Last night Danusia and I went to see a Liar’s Club performance at the Cornelia Street Café, and the performance was in the basement. A long narrow room crammed with tables with a tiny stage set against the back row, it evoked memories of 43 years ago last night.
That was the first time I saw the New York Dolls, at the Mercer Arts Center.
The room last night was more evocative of the second place I saw the New York Dolls, some forgotten basement in the Village with a tiny stage at the back and wooden pew-like benches. But the long room reminded me of that room, and remembering the Dolls’ performance there reminded me of the first time I saw them, which happened to be a New Year’s eve.
This is the ad from the Village Voice that prompted me to buy three advance tickets to see the Dolls that night:
I had seen these little ads in the Voice for a while, with pictures of bizarrely dressed and coiffed guys calling themselves “The New York Dolls.” They looked more rock and roll than anything else happening at the time, and definitely more interesting.
I bought three tickets because my high school buddy Ritchie said he wanted to do something together New Years, and he had a girlfriend who must be included. I was between girlfriends at the time, so it would just be the three of us that night.
We prepared for the night by dropping the acid Ritchie had provided and the Quaaludes I’d brought along.
Being so equipped, I don’t remember a lot about the evening, except that the Mercer Arts Center was like nothing I’d ever experienced before. There was one room that looked like the Mokolo Milk bar in A Clockwork Orange, and the room we saw the Dolls in was like a big round ballroom and the stage was away from the back wall.
I ended up on the stage behind the lead guitarist’s amp, and he kept giving me dirty looks on the occasions (which were many that night) that he came over to the amp to make adjustments on the head. Maybe he thought I was turning it down or dicking with the settings or something.
They were amazing. I didn’t know any of the songs, never having seen them before, but the music was loud, the songs were short, and it was most definitely Rock and Roll.
The singer was witty and charming, I don’t remember what he said, but I remember he was funny and engaging. He reminded me of Mick Jagger, and come to think of it, the lead guitarist reminded me of Keith Richards, except his hair was even bigger and poofier than Keith’s, an amazing achievement in my eyes. They were like a cheap imitation of the Rolling Stones, whom I’d co-incidentally seen at Madison Square garden the previous August. Ritchie and his girlfriend Diane had been with me for that gig too, and at that show I did have a girlfriend who dumped me when she went away to college in the fall.
Another thing that struck me was the way the Dolls and a lot of the male fans were dressed, they were all wearing platform or high-heeled shoes or boots. Some of the boys in the audience wore makeup to varying degrees, and really tight pants. I was wearing my standard hippie uniform of tee shirt, torn jeans, dirty sneakers and a field jacket like in the picture below:
At least I had the hair; my hair was long and pretty poofy, as you can see in the pic. The other memorable thing that happened was that at some point during the show, we were down on the floor in the middle of the crowd when this happened; Ritchie’s girlfriend Diane suddenly collapsed. The crowd ignored us, nobody looked down at the prostrated woman on the floor except for Ritchie and me. He was kneeling over her trying to revive her, and I leaned down to ask,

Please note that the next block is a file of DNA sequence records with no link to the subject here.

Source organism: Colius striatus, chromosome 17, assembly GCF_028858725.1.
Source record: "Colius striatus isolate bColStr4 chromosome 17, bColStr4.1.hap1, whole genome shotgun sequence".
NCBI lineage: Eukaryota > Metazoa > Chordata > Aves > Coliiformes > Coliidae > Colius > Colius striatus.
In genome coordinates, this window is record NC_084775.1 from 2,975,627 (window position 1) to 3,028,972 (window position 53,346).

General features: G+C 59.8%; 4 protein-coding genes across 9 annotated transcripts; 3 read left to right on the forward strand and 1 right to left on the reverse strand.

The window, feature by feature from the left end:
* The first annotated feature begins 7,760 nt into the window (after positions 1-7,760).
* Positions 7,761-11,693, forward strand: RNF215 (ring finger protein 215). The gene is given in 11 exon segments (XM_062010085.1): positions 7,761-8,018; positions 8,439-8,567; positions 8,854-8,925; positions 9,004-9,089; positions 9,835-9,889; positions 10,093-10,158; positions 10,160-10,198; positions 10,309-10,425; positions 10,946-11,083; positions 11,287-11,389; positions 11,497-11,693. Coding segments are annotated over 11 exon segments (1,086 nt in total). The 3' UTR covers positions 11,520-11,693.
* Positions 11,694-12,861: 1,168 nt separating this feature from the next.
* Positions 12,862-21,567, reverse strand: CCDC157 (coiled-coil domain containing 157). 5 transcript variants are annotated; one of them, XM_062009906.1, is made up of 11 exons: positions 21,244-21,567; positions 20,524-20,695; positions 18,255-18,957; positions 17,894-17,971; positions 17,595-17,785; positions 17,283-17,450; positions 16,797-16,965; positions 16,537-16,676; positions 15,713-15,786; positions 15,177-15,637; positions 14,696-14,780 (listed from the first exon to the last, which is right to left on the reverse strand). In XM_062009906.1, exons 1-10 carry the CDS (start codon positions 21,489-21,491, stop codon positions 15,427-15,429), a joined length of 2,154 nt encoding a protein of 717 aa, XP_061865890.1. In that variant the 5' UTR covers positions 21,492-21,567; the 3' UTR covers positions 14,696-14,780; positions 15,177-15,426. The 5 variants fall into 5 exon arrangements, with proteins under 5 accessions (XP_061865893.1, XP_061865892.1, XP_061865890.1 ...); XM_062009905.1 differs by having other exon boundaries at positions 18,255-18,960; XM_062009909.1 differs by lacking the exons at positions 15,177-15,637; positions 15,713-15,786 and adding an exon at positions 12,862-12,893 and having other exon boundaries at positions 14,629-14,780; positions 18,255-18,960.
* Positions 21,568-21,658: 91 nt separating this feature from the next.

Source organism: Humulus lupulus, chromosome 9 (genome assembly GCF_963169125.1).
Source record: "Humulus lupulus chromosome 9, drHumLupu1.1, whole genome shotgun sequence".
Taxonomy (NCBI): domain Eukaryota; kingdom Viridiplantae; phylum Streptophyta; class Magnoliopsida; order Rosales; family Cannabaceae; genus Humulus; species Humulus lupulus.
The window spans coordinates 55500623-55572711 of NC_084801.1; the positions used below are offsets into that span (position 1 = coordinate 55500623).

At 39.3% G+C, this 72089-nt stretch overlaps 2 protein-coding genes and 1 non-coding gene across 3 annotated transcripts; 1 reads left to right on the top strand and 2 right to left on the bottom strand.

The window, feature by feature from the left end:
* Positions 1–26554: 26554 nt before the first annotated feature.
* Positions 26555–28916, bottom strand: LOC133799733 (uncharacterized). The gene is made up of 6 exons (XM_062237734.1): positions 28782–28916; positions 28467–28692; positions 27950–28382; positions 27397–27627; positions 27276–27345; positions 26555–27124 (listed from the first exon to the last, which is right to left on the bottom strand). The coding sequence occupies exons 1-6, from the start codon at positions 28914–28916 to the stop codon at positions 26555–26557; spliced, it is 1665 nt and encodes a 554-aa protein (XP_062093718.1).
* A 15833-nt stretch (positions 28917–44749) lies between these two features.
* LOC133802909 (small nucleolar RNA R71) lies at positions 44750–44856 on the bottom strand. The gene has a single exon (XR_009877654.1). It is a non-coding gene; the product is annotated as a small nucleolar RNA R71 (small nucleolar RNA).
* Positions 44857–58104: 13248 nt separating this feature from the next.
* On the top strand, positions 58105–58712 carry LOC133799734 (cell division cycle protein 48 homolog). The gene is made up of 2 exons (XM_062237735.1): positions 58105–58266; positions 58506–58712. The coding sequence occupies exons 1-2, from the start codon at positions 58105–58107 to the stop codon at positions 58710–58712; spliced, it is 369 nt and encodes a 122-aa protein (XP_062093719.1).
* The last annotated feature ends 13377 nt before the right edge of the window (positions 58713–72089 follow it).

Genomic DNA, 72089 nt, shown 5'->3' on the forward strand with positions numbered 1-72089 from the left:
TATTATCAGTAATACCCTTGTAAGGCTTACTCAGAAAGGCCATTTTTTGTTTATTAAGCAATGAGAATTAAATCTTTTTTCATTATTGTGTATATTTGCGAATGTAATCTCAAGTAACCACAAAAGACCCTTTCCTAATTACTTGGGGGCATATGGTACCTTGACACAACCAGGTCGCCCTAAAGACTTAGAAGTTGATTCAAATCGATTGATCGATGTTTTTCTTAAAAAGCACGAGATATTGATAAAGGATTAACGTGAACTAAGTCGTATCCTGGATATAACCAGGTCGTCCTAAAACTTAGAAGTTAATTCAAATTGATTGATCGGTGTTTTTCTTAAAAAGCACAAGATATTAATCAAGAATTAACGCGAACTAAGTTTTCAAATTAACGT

“Is she all right?” Ritchie looked up at me and said,
“I think she’s dead.” Oh. I was about to ask what he wanted to do about it when I saw her stir, and eventually he got her on her feet and they disappeared into the crowd. I think that’s when I made my way to the back of the stage, and I was able to concentrate on these fascinating new creatures.
Besides having short songs, which was a refreshing departure from the long boring jams with their requisite solos that you needed a lot of acid to endure; they also counted off a lot of the songs, the guitarist yelling “one two tree four…” (Yes, I meant to write “tree.”) The singer also said “youse.”
It was great, it was like watching the neighborhood kids get all dressed up and make some fabulous noise while looking all fabulous and sexy. Looking fine on television…
I was hooked, and the next day I started shopping for the appropriate pair of high-heeled shoes that I finally found at Jump ‘in Jack Flash on 8th Street. The next was to find really tight jeans and girl-looking shirts and long silk scarves.
I started going to as many N.Y. Dolls shows as I could, and I learned their names and the words to the songs.
I got my hair “styled” at Hair Power on St. Mark’s Place. The summer of ’73 I went to Max’s Kansas City for the second time, this time to see the Dolls. The first time had been the summer before to see The Sir Douglas Quintet of all people. I saw Eric Emerson and The Magic Tramps on a boat ride that summer, he’d been at the New Year’s eve show as well, and a year later he picked up me and my date at the Dolls’ Halloween show at the Waldorf. He bought us dinner at Max’s after the show and took us and a couple of girls he picked up to his loft after.
This was all heady stuff for a 19-year old, one of the most fun times I’ve had in my life.
Of course things change, the Dolls broke up, I never saw the Heartbreakers, did see David in various incarnations, got hooked on the Ramones and Punk Rock a couple of years later, Jerry died, Johnny died, Artie Kane died in 2004, all of the original Ramones are gone now too, but the music lives on. Long live Rock and Roll.